For much of his career, George Cotsirilos harbored an uncomfortable secret. By night, the veteran jazz guitarist kept company with some of the Bay Area's most revered improvisers, swinging with quiet efficiency while delivering thoughtfully burnished solos.
But he was so scrupulous about keeping his daytime activities on the down-low that many of his musical peers had no clue about his entanglement in the criminal justice system. Now he can breathe a sigh of relief.
Since officially retiring last year from his longtime faculty position at the UC Berkeley School of Law, where he taught courses on criminal trial practice, Cotsirilos is focusing all of his attention on the guitar. He's done with hiding his legal career from the cats, and his jazz life from his fellow lawyers.
"On a conscious level, I kept them very separate," says the longtime Berkeley resident, who celebrates the release of his new album "Mostly in Blue" (OA2 Records) with a series of gigs around the Bay Area, including Saturday at Bird & Beckett Books and Records in San Francisco and Feb. 18 at St. Albans Church in Albany.
"I never went out of my way to let anybody in one field know about my involvement in the other, for fear that I'd regarded as a dilettante in both spheres," Cotsirilos added. "That fear that was not entirely unfounded."
Listening to "Mostly in Blue," it's hard to believe that anyone would mistake Cotsirilos for a lightweight. It's his fifth release for the label, an impressive run that started in 2003 with his Joe Pass-inspired solo guitar session "Silenciosa."
He introduced his estimable trio with drummer Ron Marabuto and bassist Robb Fisher with 2006's "On the Rebop," an album that also showcased Cotsirilos's skill at crafting sleek, melodically inviting tunes. The trio has been his primary vehicle for the past decade, but with "Mostly in Blue" he adds veteran pianist Keith Saunders into the mix.
A longtime New York player who relocated Albany in 2010, Saunders has become a ubiquitous presence on the Bay Area jazz scene (he performs with saxophonist Noel Jewkes at The Back Room in Berkeley on Feb. 16 and with Headhunters drummer Mike Clark's 4 & More at Piedmont Piano on Feb. 23).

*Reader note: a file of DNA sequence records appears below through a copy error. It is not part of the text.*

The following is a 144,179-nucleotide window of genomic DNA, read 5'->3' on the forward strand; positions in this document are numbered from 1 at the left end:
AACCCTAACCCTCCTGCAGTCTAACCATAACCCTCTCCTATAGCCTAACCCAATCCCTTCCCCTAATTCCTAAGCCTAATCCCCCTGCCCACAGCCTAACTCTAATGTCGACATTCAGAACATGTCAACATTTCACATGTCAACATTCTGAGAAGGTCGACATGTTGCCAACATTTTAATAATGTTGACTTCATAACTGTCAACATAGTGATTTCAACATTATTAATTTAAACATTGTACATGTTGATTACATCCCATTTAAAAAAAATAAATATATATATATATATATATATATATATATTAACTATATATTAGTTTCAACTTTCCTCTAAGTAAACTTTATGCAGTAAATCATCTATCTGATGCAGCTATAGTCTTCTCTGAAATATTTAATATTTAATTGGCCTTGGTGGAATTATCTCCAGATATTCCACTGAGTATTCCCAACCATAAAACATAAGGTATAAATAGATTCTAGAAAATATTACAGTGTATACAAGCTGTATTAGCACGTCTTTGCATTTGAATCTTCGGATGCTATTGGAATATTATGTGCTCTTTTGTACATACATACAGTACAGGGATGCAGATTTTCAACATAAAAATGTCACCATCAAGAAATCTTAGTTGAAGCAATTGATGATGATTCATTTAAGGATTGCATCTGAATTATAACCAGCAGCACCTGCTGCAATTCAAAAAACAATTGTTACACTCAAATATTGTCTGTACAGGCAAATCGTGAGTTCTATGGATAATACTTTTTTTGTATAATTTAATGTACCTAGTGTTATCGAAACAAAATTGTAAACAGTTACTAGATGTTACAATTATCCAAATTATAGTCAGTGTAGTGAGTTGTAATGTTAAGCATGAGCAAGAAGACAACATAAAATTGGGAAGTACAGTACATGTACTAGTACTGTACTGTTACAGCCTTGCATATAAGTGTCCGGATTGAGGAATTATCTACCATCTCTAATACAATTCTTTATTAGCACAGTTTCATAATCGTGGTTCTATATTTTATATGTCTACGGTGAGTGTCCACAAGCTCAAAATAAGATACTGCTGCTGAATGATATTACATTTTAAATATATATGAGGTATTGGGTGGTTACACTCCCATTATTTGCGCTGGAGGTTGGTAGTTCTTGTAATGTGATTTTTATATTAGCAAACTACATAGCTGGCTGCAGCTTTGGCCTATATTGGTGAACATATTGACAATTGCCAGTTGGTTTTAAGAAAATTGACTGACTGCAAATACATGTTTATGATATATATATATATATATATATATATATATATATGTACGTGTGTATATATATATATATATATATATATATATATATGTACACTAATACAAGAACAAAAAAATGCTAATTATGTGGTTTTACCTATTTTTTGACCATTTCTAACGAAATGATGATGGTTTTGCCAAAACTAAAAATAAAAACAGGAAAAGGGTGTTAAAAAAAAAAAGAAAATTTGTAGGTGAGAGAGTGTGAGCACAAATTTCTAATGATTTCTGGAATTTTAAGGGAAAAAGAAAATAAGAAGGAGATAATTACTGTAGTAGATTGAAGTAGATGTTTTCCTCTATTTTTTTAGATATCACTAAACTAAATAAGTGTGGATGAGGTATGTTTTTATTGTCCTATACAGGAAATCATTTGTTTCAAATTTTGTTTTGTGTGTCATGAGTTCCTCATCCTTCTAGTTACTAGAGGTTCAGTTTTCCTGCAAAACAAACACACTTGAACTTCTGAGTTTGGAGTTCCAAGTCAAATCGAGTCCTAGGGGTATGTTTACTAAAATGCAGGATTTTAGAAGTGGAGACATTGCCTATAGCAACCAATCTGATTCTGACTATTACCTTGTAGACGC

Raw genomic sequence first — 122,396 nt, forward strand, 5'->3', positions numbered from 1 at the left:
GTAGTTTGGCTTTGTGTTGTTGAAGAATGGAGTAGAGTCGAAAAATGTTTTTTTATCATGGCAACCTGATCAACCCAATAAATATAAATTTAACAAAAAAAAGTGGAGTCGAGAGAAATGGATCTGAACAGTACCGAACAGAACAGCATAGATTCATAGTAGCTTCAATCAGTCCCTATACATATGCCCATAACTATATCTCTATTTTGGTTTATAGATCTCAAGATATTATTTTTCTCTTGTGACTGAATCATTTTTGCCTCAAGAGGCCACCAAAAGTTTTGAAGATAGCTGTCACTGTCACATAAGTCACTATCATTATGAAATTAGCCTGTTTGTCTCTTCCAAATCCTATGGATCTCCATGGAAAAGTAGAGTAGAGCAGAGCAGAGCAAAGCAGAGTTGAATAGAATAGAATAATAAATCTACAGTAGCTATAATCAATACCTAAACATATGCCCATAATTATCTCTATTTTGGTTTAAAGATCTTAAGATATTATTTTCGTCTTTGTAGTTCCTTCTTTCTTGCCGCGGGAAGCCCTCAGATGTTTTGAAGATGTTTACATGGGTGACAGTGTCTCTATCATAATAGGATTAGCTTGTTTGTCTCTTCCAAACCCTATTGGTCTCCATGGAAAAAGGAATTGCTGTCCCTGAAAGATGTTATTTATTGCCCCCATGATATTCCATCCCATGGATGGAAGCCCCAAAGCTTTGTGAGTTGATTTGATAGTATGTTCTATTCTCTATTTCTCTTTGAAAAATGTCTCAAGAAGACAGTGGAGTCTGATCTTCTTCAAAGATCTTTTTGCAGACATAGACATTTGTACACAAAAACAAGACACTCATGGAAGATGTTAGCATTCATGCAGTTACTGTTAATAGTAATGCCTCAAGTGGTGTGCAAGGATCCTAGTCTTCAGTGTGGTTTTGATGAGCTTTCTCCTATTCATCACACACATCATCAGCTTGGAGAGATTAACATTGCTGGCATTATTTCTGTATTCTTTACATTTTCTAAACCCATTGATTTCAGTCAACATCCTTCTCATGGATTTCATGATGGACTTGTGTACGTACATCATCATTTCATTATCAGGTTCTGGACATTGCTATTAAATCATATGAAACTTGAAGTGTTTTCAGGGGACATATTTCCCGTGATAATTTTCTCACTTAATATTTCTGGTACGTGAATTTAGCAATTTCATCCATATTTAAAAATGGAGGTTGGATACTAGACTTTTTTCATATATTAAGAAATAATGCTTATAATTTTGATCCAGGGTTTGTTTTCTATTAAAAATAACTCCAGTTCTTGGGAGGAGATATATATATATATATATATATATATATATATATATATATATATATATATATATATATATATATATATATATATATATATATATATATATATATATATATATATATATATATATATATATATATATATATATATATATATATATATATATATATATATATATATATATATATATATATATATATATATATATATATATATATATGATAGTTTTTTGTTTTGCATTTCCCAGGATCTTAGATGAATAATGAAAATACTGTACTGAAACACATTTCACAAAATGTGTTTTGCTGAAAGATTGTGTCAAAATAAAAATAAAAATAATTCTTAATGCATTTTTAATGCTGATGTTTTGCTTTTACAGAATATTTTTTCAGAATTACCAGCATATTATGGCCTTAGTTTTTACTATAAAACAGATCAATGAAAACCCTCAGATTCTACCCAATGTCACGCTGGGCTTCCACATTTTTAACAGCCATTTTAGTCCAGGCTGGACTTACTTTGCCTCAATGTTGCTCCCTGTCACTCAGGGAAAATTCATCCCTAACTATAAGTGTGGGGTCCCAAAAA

Saunders was initially drawn to Cotsirilos by the presence of Marabuto and Fisher, "one of my favorite bassists," Saunders says. "He's got such an original voice and a freshness and bounce to his playing. Robb and Ron are my favorite rhythm section to play with, and it's been great getting into George's compositions. Some have a modal feel, very driving with more of an East Coast jazz feel."
A Chicago native whose father was a prominent defense attorney, Cotsirilos moved to Berkeley to study at Cal in 1969. He was a blues fanatic more interested in B.B. King than Wes Montgomery, but under the tutelage of the late, beloved East Bay guitar teacher Warren Nunes he began to delve into jazz and other styles.
Over the years Cotsirilos has worked with an array of heavyweights, including tenor saxophone titan Pharoah Sanders and bassist Chuck Israels, Etta James and The Whispers. His most important musical relationship was with the late drum maestro Eddie Marshall, "a real formative thing for me," Cotsirilos says.
At first they played in a quartet with Fisher and pianist Paul Nagel that worked regularly at Larry Blake's in Berkeley (the group recorded an unreleased album led by Cotsirilos in 1980 that finally surfaced when pianist Mark Levine put out "Seems to Be" on his Bay Area Jazz Archives label in 2011). Later, Cotsirilos co-led the San Francisco Nighthawks with Marshall, a highly regarded band that was a staple at Jazz at Pearl's.
At the same time he was earning a bandstand doctorate with Marshall, Cotsirilos was working as a Contra Costa County public defender. By the mid-1980s he had a private practice in San Francisco as a criminal defense lawyer, and joined the Boalt faculty in 1999.
The demands of his legal career often meant he couldn't devote the time he wanted to the guitar. Eventually he found that no matter how much he compartmentalized his life, music and law could overlap, at least conceptually.
"When I'd try to explain how to take a presentation from something competent to something really good I'd use musical metaphors," Cotsirilos says. "Whenever you're trying to organize anything in an artful way it requires a beginning, a buildup, a climactic point, and a conclusion, much like a solo."